I believe that you should be able to talk openly about how much you get paid to make sure everybody is getting paid the same. That’s how we know if there’s unfairness in the workplace. That’s something Lilly Ledbetter had to deal with and helped contribute to the pay gap. So last spring, I acted to combat pay secrecy. Working with Tom Perez, we are finalizing a rule this week that makes sure that what people are getting paid is out there, so you know if you’re getting cheated. If you find out you’re getting shortchanged, you shouldn’t live in fear of getting fired because you raise your voice. You should be able to press your claim.
And I believe that working Americans should have the basic security of paid leave. Right now, we are the only advanced nation on Earth that does not guarantee paid maternity leave. Think about that. (Applause.) You had -- one study found that nearly one in four working moms return to work within two weeks of childbirth. Think about that. Now, for the men in the audience in particular, think about that. We wouldn’t even go to work if we had to carry around somebody for nine months. The human race would evaporate. We couldn’t even take it. (Laughter and applause.) And then the notion that after you had that baby you had to go back to work two weeks later.
Only 12 percent of our private sector workers have access to paid family leave. We’ve got millions of people who can’t care for a loved one with a serious illness without losing a paycheck or risking their job. And there’s a good proposal out there -- the FAMILY Act -- that would deal with some of these issues. I’m calling on Congress to take a cue from the rest of the world, work together in a bipartisan fashion, find a way to make paid leave -- paid family and medical leave a reality for all Americans. (Applause.) That’s something we should be doing. It’s past time to do it. It will be good for business. It’s not bad for business.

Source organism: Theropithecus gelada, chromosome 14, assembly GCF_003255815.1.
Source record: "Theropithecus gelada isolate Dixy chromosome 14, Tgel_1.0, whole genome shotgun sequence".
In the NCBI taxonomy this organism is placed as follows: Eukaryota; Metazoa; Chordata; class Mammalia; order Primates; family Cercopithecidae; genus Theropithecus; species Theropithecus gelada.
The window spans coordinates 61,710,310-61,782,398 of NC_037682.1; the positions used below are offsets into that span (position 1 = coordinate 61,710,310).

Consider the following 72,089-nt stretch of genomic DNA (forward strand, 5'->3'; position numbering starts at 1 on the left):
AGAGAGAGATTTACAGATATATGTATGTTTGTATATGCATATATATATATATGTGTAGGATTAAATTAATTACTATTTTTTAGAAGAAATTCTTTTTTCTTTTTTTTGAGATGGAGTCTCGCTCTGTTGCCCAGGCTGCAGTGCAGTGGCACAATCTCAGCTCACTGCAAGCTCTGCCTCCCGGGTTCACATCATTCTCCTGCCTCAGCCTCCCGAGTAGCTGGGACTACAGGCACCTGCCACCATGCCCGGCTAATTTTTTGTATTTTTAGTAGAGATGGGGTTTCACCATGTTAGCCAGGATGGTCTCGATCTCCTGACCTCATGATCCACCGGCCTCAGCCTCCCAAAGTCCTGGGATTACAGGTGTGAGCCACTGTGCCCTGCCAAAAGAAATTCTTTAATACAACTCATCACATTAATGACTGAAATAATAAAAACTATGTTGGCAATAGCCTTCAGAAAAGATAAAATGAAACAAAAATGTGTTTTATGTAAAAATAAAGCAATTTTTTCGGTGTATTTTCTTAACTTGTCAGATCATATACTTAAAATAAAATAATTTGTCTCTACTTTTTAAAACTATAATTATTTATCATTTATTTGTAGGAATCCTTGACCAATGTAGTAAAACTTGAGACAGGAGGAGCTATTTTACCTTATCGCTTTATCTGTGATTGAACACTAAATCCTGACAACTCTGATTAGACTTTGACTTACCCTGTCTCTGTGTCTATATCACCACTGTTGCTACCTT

And while we’re at it, pass a national policy for paid sick days as well. (Applause.) Right now, about 40 percent of private-sector workers -- 44 million people in America -- don’t have access to paid sick leave. You’ve got parents who have to choose between losing income or staying home with their sick child. You have victims of domestic violence or sexual assault who can’t seek medical attention or counseling because they might have their pay docked. Let’s face it -- nobody wants a waiter who feels like they have to come to work when they’re coughing or contagious. But if they don’t have sick leave, what are they going to do? They got to pay the rent. That’s not good for anybody.
Now, unfortunately, only Congress has the power to give this security to all Americans. But where I can act, I will. And, by the way, I just did. As we were flying over here, I signed a new executive order requiring federal contractors to allow employees who work on our contracts to earn up to seven paid sick days a year. (Applause.) This will give about 300,000 working Americans access to paid sick leave for the first time.
And it builds on the growing momentum of people who are answering the call on paid leave across the country. Right now, you’ve got dozens of cities -- Pittsburgh, Philly, Atlanta -- who have adopted paid sick leave or paid family leave policies. You’ve got companies like Hilton, and Johnson & Johnson, and others that are expanding paid leave. Microsoft, Facebook requiring it from their contractors and vendors. And we’ve seen that many companies, including small businesses, support these policies because they understand it helps with recruitment and retention. It helps you keep good employees. One study in Connecticut shows that three-quarters of companies are on board with their state’s paid sick leave law.
And here in Massachusetts, you’re already ahead of the game. Last fall, folks easily approved paid sick leave throughout the commonwealth. In May, Mayor Walsh signed an ordinance allowing for up to six weeks of paid parental leave for city employees. (Applause.) You all should be proud of what you’re doing for working families in this state.
But that's not a new story here in Massachusetts. You all have always been a little ahead of the curve. Almost two centuries ago, there were the “Mill Girls” up in Lowell -- the nation’s first union of working women. Folks in Boston helped lead the way to an eight-hour workday. Generation by generation, from the textile and trolley workers to the hotel and parking workers of today, hardworking men and women like all of you in this commonwealth have stood up for working families.
And what’s been true in Massachusetts has been true all across the country. You understand that we’re stronger together than we’re apart. When we are together, we carry each other up to heights we can’t reach on our own. And that’s what we honor every day on Labor Day. And whenever I’m with you, I’m optimistic about America -- because while I know that it’s not going to happen in one day or one month, won’t even be completed under two terms of one president, I know working together we’re going to build a better future for ourselves and our kids, and for working families all across the country. I have seen it. You have seen it. And now we’ve just got to keep working to make it a reality for every single working person in America.
Thank you, everybody. God bless you. God bless this country we love. (Applause.) Thank you.
11:49 A.M. EDT